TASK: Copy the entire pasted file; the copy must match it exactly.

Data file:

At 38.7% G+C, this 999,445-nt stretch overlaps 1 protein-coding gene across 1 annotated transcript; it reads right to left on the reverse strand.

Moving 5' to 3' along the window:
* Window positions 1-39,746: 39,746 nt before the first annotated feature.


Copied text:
At 38.7% G+C, this 999,445-nt stretch overlaps 1 protein-coding gene across 1 annotated transcript; it reads right to left on the reverse strand.

Moving 5' to 3' along the window:
* Window positions 1-39,746: 39,746 nt before the first annotated feature.